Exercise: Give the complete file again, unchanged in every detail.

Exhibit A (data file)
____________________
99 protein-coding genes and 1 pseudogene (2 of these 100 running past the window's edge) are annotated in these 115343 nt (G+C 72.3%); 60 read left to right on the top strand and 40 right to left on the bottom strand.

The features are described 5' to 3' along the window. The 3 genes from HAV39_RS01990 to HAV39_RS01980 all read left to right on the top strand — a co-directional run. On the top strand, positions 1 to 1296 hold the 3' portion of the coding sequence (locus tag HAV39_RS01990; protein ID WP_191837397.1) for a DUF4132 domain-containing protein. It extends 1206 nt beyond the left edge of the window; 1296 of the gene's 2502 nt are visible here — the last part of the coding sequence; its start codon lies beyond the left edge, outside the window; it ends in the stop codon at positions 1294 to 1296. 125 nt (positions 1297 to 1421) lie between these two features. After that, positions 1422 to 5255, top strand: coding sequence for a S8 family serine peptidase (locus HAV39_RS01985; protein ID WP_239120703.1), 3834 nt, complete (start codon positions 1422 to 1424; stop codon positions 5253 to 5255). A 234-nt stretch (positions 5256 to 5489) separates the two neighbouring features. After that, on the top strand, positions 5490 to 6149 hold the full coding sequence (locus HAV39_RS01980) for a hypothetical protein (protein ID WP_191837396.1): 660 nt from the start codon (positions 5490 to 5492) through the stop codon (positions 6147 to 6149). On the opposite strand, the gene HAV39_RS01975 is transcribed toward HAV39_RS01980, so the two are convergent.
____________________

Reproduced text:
99 protein-coding genes and 1 pseudogene (2 of these 100 running past the window's edge) are annotated in these 115343 nt (G+C 72.3%); 60 read left to right on the top strand and 40 right to left on the bottom strand.

The features are described 5' to 3' along the window. The 3 genes from HAV39_RS01990 to HAV39_RS01980 all read left to right on the top strand — a co-directional run. On the top strand, positions 1 to 1296 hold the 3' portion of the coding sequence (locus tag HAV39_RS01990; protein ID WP_191837397.1) for a DUF4132 domain-containing protein. It extends 1206 nt beyond the left edge of the window; 1296 of the gene's 2502 nt are visible here — the last part of the coding sequence; its start codon lies beyond the left edge, outside the window; it ends in the stop codon at positions 1294 to 1296. 125 nt (positions 1297 to 1421) lie between these two features. After that, positions 1422 to 5255, top strand: coding sequence for a S8 family serine peptidase (locus HAV39_RS01985; protein ID WP_239120703.1), 3834 nt, complete (start codon positions 1422 to 1424; stop codon positions 5253 to 5255). A 234-nt stretch (positions 5256 to 5489) separates the two neighbouring features. After that, on the top strand, positions 5490 to 6149 hold the full coding sequence (locus HAV39_RS01980) for a hypothetical protein (protein ID WP_191837396.1): 660 nt from the start codon (positions 5490 to 5492) through the stop codon (positions 6147 to 6149). On the opposite strand, the gene HAV39_RS01975 is transcribed toward HAV39_RS01980, so the two are convergent.